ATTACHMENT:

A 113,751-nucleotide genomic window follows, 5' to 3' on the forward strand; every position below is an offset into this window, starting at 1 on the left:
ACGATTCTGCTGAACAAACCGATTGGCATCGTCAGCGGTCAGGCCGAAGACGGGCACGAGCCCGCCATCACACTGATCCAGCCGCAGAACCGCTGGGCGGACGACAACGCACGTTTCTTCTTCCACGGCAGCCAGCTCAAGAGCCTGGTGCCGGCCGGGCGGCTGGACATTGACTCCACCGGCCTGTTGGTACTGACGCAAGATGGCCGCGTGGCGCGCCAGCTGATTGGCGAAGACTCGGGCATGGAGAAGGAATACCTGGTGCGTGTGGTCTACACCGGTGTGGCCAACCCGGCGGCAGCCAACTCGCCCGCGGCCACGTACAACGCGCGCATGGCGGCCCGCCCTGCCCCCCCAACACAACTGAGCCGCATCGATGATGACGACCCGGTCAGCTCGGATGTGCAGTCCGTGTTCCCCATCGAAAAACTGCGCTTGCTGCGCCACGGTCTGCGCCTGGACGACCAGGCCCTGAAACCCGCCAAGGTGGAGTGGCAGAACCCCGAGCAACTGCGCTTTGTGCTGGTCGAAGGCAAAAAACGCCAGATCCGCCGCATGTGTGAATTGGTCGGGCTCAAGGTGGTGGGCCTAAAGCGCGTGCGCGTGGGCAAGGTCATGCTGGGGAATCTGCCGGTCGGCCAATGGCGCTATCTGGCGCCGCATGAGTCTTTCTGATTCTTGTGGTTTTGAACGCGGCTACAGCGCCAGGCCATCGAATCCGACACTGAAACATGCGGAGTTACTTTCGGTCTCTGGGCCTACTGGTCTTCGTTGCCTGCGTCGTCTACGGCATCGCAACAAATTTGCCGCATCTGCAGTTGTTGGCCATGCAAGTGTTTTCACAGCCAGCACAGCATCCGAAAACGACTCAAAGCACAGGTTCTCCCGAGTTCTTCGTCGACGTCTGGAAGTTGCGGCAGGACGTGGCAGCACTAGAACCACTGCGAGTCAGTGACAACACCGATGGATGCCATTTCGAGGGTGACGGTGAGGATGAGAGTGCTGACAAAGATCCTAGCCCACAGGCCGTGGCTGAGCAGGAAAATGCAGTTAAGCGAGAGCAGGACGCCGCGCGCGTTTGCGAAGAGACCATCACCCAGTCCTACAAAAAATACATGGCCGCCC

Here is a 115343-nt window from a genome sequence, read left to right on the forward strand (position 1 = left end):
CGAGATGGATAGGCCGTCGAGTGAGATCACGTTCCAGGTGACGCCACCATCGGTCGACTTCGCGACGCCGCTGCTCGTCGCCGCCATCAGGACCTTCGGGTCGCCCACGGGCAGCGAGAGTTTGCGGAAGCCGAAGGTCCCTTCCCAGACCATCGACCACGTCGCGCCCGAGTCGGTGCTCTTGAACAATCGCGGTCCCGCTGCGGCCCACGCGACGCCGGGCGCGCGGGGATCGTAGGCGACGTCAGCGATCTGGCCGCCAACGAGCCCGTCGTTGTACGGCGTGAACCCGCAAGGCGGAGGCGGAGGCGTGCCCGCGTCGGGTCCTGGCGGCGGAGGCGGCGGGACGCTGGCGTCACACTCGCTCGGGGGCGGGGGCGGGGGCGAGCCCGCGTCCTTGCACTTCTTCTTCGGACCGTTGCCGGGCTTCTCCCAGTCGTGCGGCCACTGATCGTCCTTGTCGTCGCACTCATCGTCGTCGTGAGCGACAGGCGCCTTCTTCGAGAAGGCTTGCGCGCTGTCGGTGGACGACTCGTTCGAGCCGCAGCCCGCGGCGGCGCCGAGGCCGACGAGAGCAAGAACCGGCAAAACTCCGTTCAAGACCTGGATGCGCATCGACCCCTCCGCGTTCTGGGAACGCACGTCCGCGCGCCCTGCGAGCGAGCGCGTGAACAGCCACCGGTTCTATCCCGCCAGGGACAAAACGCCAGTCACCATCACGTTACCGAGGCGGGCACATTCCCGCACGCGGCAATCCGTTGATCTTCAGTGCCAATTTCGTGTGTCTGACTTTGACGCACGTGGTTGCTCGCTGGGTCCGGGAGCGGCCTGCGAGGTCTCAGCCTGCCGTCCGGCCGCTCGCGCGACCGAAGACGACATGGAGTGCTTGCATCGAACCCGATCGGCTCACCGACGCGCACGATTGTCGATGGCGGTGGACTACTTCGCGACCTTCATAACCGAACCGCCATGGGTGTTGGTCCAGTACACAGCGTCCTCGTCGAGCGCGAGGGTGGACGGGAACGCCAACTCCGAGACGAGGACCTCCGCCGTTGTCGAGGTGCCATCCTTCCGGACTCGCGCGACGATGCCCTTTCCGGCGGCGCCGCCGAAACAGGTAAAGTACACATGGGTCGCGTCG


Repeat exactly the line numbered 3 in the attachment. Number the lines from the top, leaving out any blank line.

Here is a 115343-nt window from a genome sequence, read left to right on the forward strand (position 1 = left end):